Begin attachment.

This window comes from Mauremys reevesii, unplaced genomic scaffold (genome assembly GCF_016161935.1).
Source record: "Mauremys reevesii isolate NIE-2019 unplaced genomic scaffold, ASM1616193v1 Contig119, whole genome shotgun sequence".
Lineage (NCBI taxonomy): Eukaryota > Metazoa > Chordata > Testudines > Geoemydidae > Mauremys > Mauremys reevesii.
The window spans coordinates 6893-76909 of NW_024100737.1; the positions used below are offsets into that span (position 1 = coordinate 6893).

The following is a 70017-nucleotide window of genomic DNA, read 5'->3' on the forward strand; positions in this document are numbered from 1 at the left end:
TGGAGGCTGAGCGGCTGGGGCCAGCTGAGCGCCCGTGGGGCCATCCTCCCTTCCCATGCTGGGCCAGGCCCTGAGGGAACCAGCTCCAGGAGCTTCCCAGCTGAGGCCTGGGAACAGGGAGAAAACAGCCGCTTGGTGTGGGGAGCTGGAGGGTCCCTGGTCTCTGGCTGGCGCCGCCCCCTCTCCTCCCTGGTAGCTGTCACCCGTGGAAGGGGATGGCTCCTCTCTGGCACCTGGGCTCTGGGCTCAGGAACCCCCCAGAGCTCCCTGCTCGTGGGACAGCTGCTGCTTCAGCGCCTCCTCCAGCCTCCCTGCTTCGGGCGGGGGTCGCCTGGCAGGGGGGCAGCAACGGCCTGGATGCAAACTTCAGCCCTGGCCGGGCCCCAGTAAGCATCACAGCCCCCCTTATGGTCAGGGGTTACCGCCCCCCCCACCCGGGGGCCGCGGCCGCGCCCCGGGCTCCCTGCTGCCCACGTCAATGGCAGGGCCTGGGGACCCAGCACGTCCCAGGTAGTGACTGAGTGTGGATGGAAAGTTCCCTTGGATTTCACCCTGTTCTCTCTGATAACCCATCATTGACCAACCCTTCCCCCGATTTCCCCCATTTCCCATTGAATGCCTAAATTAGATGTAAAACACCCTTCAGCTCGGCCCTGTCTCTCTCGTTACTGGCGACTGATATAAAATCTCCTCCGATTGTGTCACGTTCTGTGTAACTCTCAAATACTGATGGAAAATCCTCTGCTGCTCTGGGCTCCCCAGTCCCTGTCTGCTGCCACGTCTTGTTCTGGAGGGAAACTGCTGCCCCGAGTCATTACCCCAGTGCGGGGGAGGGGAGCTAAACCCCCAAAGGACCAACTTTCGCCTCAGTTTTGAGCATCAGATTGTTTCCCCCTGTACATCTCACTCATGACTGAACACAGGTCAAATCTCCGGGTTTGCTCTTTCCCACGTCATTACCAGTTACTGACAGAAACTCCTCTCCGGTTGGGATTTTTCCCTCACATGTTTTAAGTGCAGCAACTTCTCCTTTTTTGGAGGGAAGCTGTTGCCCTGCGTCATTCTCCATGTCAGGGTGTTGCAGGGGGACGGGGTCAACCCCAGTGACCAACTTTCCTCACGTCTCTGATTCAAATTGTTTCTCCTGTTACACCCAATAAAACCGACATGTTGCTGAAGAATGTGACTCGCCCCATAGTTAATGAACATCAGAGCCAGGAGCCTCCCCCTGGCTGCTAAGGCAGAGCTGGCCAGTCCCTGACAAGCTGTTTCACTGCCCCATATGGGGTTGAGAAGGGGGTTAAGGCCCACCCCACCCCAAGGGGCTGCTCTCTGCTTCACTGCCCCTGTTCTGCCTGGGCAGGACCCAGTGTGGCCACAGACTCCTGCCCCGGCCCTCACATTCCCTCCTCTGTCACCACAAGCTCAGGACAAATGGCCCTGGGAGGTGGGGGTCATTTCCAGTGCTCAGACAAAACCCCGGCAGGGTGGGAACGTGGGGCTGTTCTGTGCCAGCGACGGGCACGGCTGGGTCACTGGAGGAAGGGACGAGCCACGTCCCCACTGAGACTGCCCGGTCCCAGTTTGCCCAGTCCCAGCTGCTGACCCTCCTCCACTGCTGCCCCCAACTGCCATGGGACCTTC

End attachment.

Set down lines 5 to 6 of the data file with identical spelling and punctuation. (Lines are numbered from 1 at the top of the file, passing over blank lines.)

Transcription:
The following is a 70017-nucleotide window of genomic DNA, read 5'->3' on the forward strand; positions in this document are numbered from 1 at the left end:
TGGAGGCTGAGCGGCTGGGGCCAGCTGAGCGCCCGTGGGGCCATCCTCCCTTCCCATGCTGGGCCAGGCCCTGAGGGAACCAGCTCCAGGAGCTTCCCAGCTGAGGCCTGGGAACAGGGAGAAAACAGCCGCTTGGTGTGGGGAGCTGGAGGGTCCCTGGTCTCTGGCTGGCGCCGCCCCCTCTCCTCCCTGGTAGCTGTCACCCGTGGAAGGGGATGGCTCCTCTCTGGCACCTGGGCTCTGGGCTCAGGAACCCCCCAGAGCTCCCTGCTCGTGGGACAGCTGCTGCTTCAGCGCCTCCTCCAGCCTCCCTGCTTCGGGCGGGGGTCGCCTGGCAGGGGGGCAGCAACGGCCTGGATGCAAACTTCAGCCCTGGCCGGGCCCCAGTAAGCATCACAGCCCCCCTTATGGTCAGGGGTTACCGCCCCCCCCACCCGGGGGCCGCGGCCGCGCCCCGGGCTCCCTGCTGCCCACGTCAATGGCAGGGCCTGGGGACCCAGCACGTCCCAGGTAGTGACTGAGTGTGGATGGAAAGTTCCCTTGGATTTCACCCTGTTCTCTCTGATAACCCATCATTGACCAACCCTTCCCCCGATTTCCCCCATTTCCCATTGAATGCCTAAATTAGATGTAAAACACCCTTCAGCTCGGCCCTGTCTCTCTCGTTACTGGCGACTGATATAAAATCTCCTCCGATTGTGTCACGTTCTGTGTAACTCTCAAATACTGATGGAAAATCCTCTGCTGCTCTGGGCTCCCCAGTCCCTGTCTGCTGCCACGTCTTGTTCTGGAGGGAAACTGCTGCCCCGAGTCATTACCCCAGTGCGGGGGAGGGGAGCTAAACCCCCAAAGGACCAACTTTCGCCTCAGTTTTGAGCATCAGATTGTTTCCCCCTGTACATCTCACTCATGACTGAACACAGGTCAAATCTCCGGGTTTGCTCTTTCCCACGTCATTACCAGTTACTGACAGAAACTCCTCTCCGGTTGGGATTTTTCCCTCACATGTTTTAAGTGCAGCAACTTCTCCTTTTTTGGAGGGAAGCTGTTGCCCTGCGTCATTCTCCATGTCAGGGTGTTGCAGGGGGACGGGGTCAACCCCAGTGACCAACTTTCCTCACGTCTCTGATTCAAATTGTTTCTCCTGTTACACCCAATAAAACCGACATGTTGCTGAAGAATGTGACTCGCCCCATAGTTAATGAACATCAGAGCCAGGAGCCTCCCCCTGGCTGCTAAGGCAGAGCTGGCCAGTCCCTGACAAGCTGTTTCACTGCCCCATATGGGGTTGAGAAGGGGGTTAAGGCCCACCCCACCCCAAGGGGCTGCTCTCTGCTTCACTGCCCCTGTTCTGCCTGGGCAGGACCCAGTGTGGCCACAGACTCCTGCCCCGGCCCTCACATTCCCTCCTCTGTCACCACAAGCTCAGGACAAATGGCCCTGGGAGGTGGGGGTCATTTCCAGTGCTCAGACAAAACCCCGGCAGGGTGGGAACGTGGGGCTGTTCTGTGCCAGCGACGGGCACGGCTGGGTCACTGGAGGAAGGGACGAGCCACGTCCCCACTGAGACTGCCCGGTCCCAGTTTGCCCAGTCCCAGCTGCTGACCCTCCTCCACTGCTGCCCCCAACTGCCATGGGACCTTC